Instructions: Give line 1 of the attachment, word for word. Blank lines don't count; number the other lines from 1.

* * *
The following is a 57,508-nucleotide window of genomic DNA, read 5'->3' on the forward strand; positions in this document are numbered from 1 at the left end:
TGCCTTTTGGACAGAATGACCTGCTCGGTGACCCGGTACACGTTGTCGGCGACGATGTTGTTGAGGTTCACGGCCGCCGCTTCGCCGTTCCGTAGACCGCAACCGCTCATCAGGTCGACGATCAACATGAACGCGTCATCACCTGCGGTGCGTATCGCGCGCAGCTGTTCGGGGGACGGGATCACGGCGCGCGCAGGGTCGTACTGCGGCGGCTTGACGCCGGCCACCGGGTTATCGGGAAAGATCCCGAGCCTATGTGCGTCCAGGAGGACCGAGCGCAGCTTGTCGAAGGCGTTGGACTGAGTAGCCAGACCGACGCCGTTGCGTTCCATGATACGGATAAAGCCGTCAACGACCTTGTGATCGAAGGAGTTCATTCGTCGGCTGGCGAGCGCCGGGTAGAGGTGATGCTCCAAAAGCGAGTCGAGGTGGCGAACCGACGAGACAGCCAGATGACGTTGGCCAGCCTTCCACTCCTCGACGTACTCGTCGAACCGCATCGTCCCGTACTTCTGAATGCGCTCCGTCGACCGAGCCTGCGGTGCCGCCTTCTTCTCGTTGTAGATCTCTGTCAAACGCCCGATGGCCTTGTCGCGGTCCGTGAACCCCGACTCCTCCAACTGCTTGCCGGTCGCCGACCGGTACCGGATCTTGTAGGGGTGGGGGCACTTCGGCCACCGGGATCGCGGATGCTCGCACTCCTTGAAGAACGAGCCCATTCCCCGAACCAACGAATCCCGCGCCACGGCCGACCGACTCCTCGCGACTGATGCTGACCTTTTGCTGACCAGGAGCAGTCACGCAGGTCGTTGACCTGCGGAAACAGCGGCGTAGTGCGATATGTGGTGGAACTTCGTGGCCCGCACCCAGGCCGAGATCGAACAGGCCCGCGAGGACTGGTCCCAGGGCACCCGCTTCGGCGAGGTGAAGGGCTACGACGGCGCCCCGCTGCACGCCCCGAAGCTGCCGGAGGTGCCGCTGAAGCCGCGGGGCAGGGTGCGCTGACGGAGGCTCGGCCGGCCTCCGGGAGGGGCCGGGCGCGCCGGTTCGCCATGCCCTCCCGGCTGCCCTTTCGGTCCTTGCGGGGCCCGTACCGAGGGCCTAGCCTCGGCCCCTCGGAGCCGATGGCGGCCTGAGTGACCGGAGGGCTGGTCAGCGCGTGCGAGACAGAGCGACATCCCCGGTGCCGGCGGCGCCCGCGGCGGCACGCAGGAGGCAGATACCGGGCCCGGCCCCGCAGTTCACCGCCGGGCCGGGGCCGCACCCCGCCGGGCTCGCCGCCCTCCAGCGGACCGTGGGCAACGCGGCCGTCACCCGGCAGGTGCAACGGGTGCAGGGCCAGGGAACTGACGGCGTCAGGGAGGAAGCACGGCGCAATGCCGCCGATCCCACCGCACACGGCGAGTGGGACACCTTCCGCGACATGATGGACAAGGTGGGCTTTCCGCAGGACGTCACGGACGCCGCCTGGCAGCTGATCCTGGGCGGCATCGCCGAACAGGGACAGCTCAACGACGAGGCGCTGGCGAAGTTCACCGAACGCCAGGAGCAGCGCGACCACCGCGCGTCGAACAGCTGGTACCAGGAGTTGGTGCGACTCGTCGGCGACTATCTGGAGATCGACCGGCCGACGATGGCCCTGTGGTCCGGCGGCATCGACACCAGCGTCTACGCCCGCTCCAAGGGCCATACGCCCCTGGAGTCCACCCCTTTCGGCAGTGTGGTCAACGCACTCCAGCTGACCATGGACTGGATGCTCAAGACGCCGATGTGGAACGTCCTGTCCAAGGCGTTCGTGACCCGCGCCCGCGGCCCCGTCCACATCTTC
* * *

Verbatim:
The following is a 57,508-nucleotide window of genomic DNA, read 5'->3' on the forward strand; positions in this document are numbered from 1 at the left end: